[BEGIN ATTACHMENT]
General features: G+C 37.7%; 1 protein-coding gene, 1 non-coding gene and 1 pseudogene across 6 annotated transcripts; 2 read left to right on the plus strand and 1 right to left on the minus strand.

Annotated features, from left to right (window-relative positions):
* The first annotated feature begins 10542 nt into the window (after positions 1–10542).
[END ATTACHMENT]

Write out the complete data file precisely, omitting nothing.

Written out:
General features: G+C 37.7%; 1 protein-coding gene, 1 non-coding gene and 1 pseudogene across 6 annotated transcripts; 2 read left to right on the plus strand and 1 right to left on the minus strand.

Annotated features, from left to right (window-relative positions):
* The first annotated feature begins 10542 nt into the window (after positions 1–10542).